Conservative Rabbis Urge a Return to the Friday Evening Sunset Service
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Conservative Rabbis Urge a Return to the Friday Evening Sunset Service

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After four decades of conducting mid-evening Kabbalat Shabbat services, Conservative rabbis this week recommended a return to the traditional sunset service preceding Shabbat dinner.

Over 600 rabbis meeting at the Concord Hotel here voted in favor of a resolution to “reexamine the effectiveness of their Sabbath eve programs with the possible goal of evolving worship services closer to the traditional time of sunset.”

The vote took place during the largest gathering ever of the Rabbinical Assembly, Conservative Judaism’s 1,300-member central body of rabbis.

The change in the time of Friday evening services is intended to shift the observance of the Sabbath from the synagogue to the home.

“The late Friday service is clearly dying,” said Rabbi Neil Gilman, associate professor of Jewish philosophy at the Jewish Theological Seminary. “Younger families are interested in a revitalized Sabbath participation with parents, children, grandparents and friends, especially in the home.”

With services in the past occurring between 8 and 9 p.m., families would have to break away from their Shabbat dinner early to get to shul in time.

“We haven’t had late Friday night services for years,” said Rabbi David Nelson of Beth Shalom synagogue in Oak Park, Mich. “People just didn’t show up.”

Conservative rabbis have actually found that when they canceled the late Friday service, attendance at Saturday morning services improved.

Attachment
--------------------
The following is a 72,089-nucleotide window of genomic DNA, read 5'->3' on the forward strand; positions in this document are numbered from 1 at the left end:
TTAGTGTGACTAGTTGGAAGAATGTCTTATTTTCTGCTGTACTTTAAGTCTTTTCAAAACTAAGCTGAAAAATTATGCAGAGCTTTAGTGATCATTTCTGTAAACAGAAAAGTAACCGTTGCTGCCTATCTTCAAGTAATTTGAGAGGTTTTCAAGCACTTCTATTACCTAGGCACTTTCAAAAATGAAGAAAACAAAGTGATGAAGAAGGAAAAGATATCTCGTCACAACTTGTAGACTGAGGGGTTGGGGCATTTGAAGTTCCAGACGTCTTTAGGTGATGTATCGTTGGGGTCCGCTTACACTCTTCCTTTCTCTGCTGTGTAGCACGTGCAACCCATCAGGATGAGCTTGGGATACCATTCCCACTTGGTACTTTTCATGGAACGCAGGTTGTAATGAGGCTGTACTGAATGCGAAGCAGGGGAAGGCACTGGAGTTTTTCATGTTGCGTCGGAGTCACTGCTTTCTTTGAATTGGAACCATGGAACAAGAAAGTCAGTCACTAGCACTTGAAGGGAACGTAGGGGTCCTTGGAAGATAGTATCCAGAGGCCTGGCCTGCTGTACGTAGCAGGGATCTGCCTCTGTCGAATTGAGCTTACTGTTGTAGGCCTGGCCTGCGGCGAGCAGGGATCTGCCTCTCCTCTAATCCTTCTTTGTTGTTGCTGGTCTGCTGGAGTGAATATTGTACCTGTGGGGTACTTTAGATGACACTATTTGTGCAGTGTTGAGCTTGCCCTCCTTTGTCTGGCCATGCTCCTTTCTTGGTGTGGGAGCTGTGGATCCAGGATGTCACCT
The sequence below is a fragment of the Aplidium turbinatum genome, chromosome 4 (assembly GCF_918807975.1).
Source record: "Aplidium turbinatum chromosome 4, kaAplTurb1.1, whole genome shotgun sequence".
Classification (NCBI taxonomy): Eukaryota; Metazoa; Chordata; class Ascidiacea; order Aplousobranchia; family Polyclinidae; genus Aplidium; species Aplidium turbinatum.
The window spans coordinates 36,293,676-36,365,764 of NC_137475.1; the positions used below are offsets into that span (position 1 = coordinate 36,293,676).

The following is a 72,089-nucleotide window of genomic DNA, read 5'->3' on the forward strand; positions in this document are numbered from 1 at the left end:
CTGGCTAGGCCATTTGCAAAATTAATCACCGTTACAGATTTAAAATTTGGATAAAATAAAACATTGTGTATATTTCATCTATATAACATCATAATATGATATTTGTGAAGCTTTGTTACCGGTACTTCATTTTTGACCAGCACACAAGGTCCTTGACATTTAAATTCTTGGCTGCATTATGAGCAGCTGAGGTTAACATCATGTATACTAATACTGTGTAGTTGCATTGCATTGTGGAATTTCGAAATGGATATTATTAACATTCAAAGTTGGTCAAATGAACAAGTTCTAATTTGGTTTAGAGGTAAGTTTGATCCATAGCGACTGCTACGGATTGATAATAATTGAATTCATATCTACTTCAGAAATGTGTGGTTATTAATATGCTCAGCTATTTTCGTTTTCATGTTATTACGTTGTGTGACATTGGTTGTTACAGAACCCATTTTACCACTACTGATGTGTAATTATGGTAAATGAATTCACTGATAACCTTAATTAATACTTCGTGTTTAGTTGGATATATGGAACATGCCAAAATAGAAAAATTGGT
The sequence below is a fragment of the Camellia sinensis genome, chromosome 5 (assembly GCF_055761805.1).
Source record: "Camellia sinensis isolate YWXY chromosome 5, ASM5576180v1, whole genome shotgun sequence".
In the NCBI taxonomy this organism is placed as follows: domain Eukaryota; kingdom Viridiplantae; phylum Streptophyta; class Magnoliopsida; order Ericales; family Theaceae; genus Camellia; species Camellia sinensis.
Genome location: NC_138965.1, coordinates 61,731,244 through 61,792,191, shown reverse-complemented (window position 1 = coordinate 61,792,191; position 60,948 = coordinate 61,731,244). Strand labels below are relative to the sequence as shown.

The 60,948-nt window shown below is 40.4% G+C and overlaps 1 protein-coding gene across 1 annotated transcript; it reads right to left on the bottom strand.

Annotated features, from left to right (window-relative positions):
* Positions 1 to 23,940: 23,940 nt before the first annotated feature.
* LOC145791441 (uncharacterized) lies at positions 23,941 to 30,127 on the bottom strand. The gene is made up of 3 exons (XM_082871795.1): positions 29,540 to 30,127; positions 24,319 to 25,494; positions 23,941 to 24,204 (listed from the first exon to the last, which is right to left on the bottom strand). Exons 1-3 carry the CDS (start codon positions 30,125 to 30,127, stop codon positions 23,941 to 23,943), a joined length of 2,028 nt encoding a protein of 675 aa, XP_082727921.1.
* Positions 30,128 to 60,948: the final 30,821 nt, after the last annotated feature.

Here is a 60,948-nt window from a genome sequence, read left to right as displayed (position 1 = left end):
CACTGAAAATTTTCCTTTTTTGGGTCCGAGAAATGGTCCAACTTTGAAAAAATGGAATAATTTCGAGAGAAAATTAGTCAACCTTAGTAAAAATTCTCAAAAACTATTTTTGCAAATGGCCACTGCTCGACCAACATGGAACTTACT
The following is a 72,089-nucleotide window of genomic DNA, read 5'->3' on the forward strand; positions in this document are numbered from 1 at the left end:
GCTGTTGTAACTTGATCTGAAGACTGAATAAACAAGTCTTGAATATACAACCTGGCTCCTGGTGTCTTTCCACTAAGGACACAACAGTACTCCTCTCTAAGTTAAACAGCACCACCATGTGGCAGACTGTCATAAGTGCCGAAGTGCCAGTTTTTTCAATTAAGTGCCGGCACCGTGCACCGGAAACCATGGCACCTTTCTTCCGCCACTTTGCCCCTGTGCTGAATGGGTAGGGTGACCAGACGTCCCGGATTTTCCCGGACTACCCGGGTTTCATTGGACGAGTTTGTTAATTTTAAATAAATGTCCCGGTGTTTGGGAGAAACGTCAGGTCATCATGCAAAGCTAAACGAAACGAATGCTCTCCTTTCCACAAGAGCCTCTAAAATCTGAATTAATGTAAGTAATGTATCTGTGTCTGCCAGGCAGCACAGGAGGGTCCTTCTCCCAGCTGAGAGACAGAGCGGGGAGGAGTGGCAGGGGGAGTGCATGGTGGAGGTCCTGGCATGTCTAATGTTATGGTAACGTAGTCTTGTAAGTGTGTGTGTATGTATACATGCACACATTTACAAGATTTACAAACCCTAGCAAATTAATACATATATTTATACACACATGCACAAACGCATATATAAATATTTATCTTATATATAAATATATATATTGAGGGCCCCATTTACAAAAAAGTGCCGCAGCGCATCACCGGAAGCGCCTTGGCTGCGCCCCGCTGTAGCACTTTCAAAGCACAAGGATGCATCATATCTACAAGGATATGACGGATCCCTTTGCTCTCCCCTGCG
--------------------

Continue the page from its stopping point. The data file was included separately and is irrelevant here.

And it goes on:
The late evening service began in the years prior to World War II as an attempt to accommodate those Jews who had to work late on Friday or all day on Saturday.


But now that socioeconomic circumstances have changed in recent decades, with fewer Jews compelled to work on the Sabbath, there is less of a need for the late service.

The recommendation on the timing of Friday services was one of approximately 20 resolutions debated at the 90th convention of the Rabbinical Assembly.

Other noteworthy resolutions expressed support for donation of human organs and tissues after death, a woman’s right to abortion, the religious activities of the Women of the Wall prayer group in Jerusalem, and the inclusion of Jewish lesbians and gay men in synagogues.

A surprise resolution that sharply criticized the leasing of a Greek Orthodox Church building in the Christian Quarter of Jerusalem by a group of Orthodox Jews was introduced by approximately 70 rabbis during the convention proceedings, and was adopted.

Two other resolutions called for continued support for the Conservative Masorti movement in Israel and the right of the Rabbinical Assembly of Israel to perform conversions by means of the establishment of an institute for conversions there.

The Israeli population on the whole is not religious and not aware of its religious needs, said Rabbi Reuven Hammer.

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